The people of Hiroshima live with the devastating legacy of nuclear war, juxtaposed with the city’s dedication to working for world peace. A mindful American visitor to Hiroshima can’t avoid asking: Are people in the United States too comfortable with the existence of nuclear weapons? How do you motivate the public to care about the nuclear threat and instill the hope to work toward change?
At times it seems that a good jolt of fear might be the answer. Maybe then we would finally wake from denial and do something about the dangers of nuclear arms: the risk that one of the nuclear powers may choose to use the ultimate weapon of mass destruction, the bomb’s distortion of power relationships among nations, the potential for accident or terror to unleash some catastrophe.
The difficulty of imparting a vision that enables change is brought home by "Countdown to Zero," a 2010 film on the dangers of nuclear arms. "Countdown" goes down a dramatic Hollywood path, using fear as a catalyst for action. The film’s publicity line, “More than a movie. It’s a movement,” promised it would focus public concern on nuclear arms in the way "An Inconvenient Truth," by the same filmmakers, did for climate change. "Countdown" failed to revitalize popular support for nuclear disarmament, but it did provide an insight into the pitfalls of crafting an urgent warning about pervasive danger.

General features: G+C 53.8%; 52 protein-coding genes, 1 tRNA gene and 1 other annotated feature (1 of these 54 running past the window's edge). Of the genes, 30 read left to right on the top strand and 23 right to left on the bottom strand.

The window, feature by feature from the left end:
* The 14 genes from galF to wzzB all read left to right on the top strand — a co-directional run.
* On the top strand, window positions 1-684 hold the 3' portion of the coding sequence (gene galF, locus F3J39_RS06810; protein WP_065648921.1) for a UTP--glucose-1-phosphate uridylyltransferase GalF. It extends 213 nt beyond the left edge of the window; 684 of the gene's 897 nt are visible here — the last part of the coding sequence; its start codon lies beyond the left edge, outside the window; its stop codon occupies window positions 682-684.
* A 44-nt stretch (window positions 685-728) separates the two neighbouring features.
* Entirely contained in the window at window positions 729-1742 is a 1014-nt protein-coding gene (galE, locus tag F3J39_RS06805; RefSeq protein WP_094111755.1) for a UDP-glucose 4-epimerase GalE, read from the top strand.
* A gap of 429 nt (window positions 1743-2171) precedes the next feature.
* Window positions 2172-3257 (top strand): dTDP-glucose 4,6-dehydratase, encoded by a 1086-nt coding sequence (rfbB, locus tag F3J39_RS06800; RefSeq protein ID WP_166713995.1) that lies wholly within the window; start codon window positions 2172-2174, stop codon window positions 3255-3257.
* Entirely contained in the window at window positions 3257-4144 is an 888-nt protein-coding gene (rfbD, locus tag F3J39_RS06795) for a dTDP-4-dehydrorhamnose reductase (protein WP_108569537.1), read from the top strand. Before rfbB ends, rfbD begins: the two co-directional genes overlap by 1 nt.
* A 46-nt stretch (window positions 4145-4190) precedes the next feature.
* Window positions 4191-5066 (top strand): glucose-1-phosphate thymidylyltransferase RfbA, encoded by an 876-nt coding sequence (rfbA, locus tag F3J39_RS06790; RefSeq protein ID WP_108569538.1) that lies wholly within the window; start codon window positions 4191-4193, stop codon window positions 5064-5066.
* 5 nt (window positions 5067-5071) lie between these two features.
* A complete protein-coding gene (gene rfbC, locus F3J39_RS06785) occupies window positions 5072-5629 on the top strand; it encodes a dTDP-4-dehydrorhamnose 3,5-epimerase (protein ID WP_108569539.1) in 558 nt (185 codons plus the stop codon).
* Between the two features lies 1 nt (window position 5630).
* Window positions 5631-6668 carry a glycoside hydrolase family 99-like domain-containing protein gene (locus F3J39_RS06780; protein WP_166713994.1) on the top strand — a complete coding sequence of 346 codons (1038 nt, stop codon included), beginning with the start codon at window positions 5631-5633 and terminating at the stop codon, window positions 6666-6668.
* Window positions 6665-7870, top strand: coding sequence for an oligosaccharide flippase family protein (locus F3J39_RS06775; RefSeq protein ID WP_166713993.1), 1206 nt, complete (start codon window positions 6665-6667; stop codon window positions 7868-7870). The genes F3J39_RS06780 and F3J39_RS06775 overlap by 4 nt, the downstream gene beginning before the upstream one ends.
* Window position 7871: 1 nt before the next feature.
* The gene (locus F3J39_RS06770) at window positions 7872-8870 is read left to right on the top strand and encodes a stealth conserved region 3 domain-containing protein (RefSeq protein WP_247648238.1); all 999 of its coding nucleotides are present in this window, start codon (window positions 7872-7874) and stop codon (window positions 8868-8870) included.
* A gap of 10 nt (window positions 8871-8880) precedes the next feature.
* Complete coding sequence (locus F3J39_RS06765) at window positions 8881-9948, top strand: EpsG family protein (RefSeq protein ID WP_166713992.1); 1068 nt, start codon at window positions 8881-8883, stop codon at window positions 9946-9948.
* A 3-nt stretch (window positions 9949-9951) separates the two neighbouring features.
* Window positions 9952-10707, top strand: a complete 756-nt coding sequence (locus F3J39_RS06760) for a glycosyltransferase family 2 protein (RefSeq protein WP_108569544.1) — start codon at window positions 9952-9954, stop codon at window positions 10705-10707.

By the end of "Countdown," wrote Jeannette Catsoulis of The New York Times, “all most of us will want to do is duck and cover” — exactly the concern of some of the country’s eminent experts and campaigners for nuclear abolition.
“I think that fear shuts people down,” says Jacqueline Cabasso, executive director of Western States Legal Foundation, which monitors U.S. nuclear weapons programs.